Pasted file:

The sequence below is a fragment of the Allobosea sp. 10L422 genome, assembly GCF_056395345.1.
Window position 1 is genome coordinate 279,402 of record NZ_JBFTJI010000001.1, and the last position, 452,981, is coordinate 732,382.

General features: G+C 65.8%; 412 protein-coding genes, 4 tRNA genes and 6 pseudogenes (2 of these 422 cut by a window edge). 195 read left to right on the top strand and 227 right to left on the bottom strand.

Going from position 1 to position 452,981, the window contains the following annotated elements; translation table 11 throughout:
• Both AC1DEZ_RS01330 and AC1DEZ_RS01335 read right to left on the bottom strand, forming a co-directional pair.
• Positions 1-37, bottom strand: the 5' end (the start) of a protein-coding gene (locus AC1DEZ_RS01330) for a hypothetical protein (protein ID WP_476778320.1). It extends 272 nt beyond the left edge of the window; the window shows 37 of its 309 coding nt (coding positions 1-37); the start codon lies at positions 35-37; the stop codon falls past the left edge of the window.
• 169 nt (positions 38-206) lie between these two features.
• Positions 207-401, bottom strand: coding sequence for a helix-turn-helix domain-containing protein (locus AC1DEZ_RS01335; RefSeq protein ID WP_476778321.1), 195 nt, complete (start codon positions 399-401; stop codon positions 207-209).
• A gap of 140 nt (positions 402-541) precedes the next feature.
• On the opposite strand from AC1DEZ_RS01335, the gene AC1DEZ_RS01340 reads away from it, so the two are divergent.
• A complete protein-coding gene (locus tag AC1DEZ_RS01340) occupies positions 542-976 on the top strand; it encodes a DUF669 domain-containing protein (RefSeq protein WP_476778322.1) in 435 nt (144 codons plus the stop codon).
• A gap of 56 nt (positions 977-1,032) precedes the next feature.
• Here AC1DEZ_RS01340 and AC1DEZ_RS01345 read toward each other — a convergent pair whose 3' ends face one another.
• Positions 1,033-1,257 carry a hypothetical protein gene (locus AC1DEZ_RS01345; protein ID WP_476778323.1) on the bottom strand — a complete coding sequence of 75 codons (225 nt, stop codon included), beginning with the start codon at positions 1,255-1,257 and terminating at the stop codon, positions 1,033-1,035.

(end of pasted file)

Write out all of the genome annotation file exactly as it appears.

The sequence below is a fragment of the Allobosea sp. 10L422 genome, assembly GCF_056395345.1.
Window position 1 is genome coordinate 279,402 of record NZ_JBFTJI010000001.1, and the last position, 452,981, is coordinate 732,382.

General features: G+C 65.8%; 412 protein-coding genes, 4 tRNA genes and 6 pseudogenes (2 of these 422 cut by a window edge). 195 read left to right on the top strand and 227 right to left on the bottom strand.

Going from position 1 to position 452,981, the window contains the following annotated elements; translation table 11 throughout:
• Both AC1DEZ_RS01330 and AC1DEZ_RS01335 read right to left on the bottom strand, forming a co-directional pair.
• Positions 1-37, bottom strand: the 5' end (the start) of a protein-coding gene (locus AC1DEZ_RS01330) for a hypothetical protein (protein ID WP_476778320.1). It extends 272 nt beyond the left edge of the window; the window shows 37 of its 309 coding nt (coding positions 1-37); the start codon lies at positions 35-37; the stop codon falls past the left edge of the window.
• 169 nt (positions 38-206) lie between these two features.
• Positions 207-401, bottom strand: coding sequence for a helix-turn-helix domain-containing protein (locus AC1DEZ_RS01335; RefSeq protein ID WP_476778321.1), 195 nt, complete (start codon positions 399-401; stop codon positions 207-209).
• A gap of 140 nt (positions 402-541) precedes the next feature.
• On the opposite strand from AC1DEZ_RS01335, the gene AC1DEZ_RS01340 reads away from it, so the two are divergent.
• A complete protein-coding gene (locus tag AC1DEZ_RS01340) occupies positions 542-976 on the top strand; it encodes a DUF669 domain-containing protein (RefSeq protein WP_476778322.1) in 435 nt (144 codons plus the stop codon).
• A gap of 56 nt (positions 977-1,032) precedes the next feature.
• Here AC1DEZ_RS01340 and AC1DEZ_RS01345 read toward each other — a convergent pair whose 3' ends face one another.
• Positions 1,033-1,257 carry a hypothetical protein gene (locus AC1DEZ_RS01345; protein ID WP_476778323.1) on the bottom strand — a complete coding sequence of 75 codons (225 nt, stop codon included), beginning with the start codon at positions 1,255-1,257 and terminating at the stop codon, positions 1,033-1,035.